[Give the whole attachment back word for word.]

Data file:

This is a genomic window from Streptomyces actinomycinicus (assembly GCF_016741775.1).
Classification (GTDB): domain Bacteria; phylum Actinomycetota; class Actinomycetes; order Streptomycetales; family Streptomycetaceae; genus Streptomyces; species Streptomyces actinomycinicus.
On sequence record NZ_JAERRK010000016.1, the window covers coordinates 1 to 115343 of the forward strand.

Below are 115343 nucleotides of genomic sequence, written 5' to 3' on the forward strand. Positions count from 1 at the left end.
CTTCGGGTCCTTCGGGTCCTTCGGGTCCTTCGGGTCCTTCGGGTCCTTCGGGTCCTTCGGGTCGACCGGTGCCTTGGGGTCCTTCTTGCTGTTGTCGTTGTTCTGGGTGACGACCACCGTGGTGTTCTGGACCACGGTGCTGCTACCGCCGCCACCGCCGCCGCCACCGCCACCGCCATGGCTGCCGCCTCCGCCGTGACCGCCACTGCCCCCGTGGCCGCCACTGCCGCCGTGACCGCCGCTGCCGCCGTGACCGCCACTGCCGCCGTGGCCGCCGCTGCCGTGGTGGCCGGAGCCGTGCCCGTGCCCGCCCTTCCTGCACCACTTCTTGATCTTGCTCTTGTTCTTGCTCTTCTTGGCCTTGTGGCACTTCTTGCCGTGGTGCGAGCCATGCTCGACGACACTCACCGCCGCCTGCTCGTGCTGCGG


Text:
This is a genomic window from Streptomyces actinomycinicus (assembly GCF_016741775.1).
Classification (GTDB): domain Bacteria; phylum Actinomycetota; class Actinomycetes; order Streptomycetales; family Streptomycetaceae; genus Streptomyces; species Streptomyces actinomycinicus.
On sequence record NZ_JAERRK010000016.1, the window covers coordinates 1 to 115343 of the forward strand.

Below are 115343 nucleotides of genomic sequence, written 5' to 3' on the forward strand. Positions count from 1 at the left end.
CTTCGGGTCCTTCGGGTCCTTCGGGTCCTTCGGGTCCTTCGGGTCCTTCGGGTCCTTCGGGTCGACCGGTGCCTTGGGGTCCTTCTTGCTGTTGTCGTTGTTCTGGGTGACGACCACCGTGGTGTTCTGGACCACGGTGCTGCTACCGCCGCCACCGCCGCCGCCACCGCCACCGCCATGGCTGCCGCCTCCGCCGTGACCGCCACTGCCCCCGTGGCCGCCACTGCCGCCGTGACCGCCGCTGCCGCCGTGACCGCCACTGCCGCCGTGGCCGCCGCTGCCGTGGTGGCCGGAGCCGTGCCCGTGCCCGCCCTTCCTGCACCACTTCTTGATCTTGCTCTTGTTCTTGCTCTTCTTGGCCTTGTGGCACTTCTTGCCGTGGTGCGAGCCATGCTCGACGACACTCACCGCCGCCTGCTCGTGCTGCGG